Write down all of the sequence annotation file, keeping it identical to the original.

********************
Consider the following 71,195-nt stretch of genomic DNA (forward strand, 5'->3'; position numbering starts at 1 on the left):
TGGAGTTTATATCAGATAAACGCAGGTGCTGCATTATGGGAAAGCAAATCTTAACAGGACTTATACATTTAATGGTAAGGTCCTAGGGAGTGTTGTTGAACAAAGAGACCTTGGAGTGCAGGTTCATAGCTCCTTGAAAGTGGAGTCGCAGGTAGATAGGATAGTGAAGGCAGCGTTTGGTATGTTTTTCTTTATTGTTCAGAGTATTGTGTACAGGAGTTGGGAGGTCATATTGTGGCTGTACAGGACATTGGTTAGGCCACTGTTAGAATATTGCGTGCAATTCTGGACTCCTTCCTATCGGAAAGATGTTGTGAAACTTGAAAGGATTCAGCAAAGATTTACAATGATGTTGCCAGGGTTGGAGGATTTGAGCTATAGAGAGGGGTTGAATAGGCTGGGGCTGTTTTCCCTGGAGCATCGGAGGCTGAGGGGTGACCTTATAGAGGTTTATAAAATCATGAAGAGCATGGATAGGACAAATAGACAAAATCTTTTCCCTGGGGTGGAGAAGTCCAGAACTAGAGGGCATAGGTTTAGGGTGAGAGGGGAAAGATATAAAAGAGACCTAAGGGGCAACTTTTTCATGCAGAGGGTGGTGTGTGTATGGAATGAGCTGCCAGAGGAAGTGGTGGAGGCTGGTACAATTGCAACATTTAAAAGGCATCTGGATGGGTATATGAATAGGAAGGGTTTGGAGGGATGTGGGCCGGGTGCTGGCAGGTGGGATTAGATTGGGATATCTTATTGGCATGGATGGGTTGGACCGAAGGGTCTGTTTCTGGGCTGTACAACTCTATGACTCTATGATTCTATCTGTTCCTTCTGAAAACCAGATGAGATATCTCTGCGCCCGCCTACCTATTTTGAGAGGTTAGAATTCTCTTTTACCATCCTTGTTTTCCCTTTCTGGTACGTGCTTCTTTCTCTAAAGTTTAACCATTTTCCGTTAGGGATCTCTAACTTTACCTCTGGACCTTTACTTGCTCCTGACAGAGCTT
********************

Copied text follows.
Consider the following 71,195-nt stretch of genomic DNA (forward strand, 5'->3'; position numbering starts at 1 on the left):
TGGAGTTTATATCAGATAAACGCAGGTGCTGCATTATGGGAAAGCAAATCTTAACAGGACTTATACATTTAATGGTAAGGTCCTAGGGAGTGTTGTTGAACAAAGAGACCTTGGAGTGCAGGTTCATAGCTCCTTGAAAGTGGAGTCGCAGGTAGATAGGATAGTGAAGGCAGCGTTTGGTATGTTTTTCTTTATTGTTCAGAGTATTGTGTACAGGAGTTGGGAGGTCATATTGTGGCTGTACAGGACATTGGTTAGGCCACTGTTAGAATATTGCGTGCAATTCTGGACTCCTTCCTATCGGAAAGATGTTGTGAAACTTGAAAGGATTCAGCAAAGATTTACAATGATGTTGCCAGGGTTGGAGGATTTGAGCTATAGAGAGGGGTTGAATAGGCTGGGGCTGTTTTCCCTGGAGCATCGGAGGCTGAGGGGTGACCTTATAGAGGTTTATAAAATCATGAAGAGCATGGATAGGACAAATAGACAAAATCTTTTCCCTGGGGTGGAGAAGTCCAGAACTAGAGGGCATAGGTTTAGGGTGAGAGGGGAAAGATATAAAAGAGACCTAAGGGGCAACTTTTTCATGCAGAGGGTGGTGTGTGTATGGAATGAGCTGCCAGAGGAAGTGGTGGAGGCTGGTACAATTGCAACATTTAAAAGGCATCTGGATGGGTATATGAATAGGAAGGGTTTGGAGGGATGTGGGCCGGGTGCTGGCAGGTGGGATTAGATTGGGATATCTTATTGGCATGGATGGGTTGGACCGAAGGGTCTGTTTCTGGGCTGTACAACTCTATGACTCTATGATTCTATCTGTTCCTTCTGAAAACCAGATGAGATATCTCTGCGCCCGCCTACCTATTTTGAGAGGTTAGAATTCTCTTTTACCATCCTTGTTTTCCCTTTCTGGTACGTGCTTCTTTCTCTAAAGTTTAACCATTTTCCGTTAGGGATCTCTAACTTTACCTCTGGACCTTTACTTGCTCCTGACAGAGCTT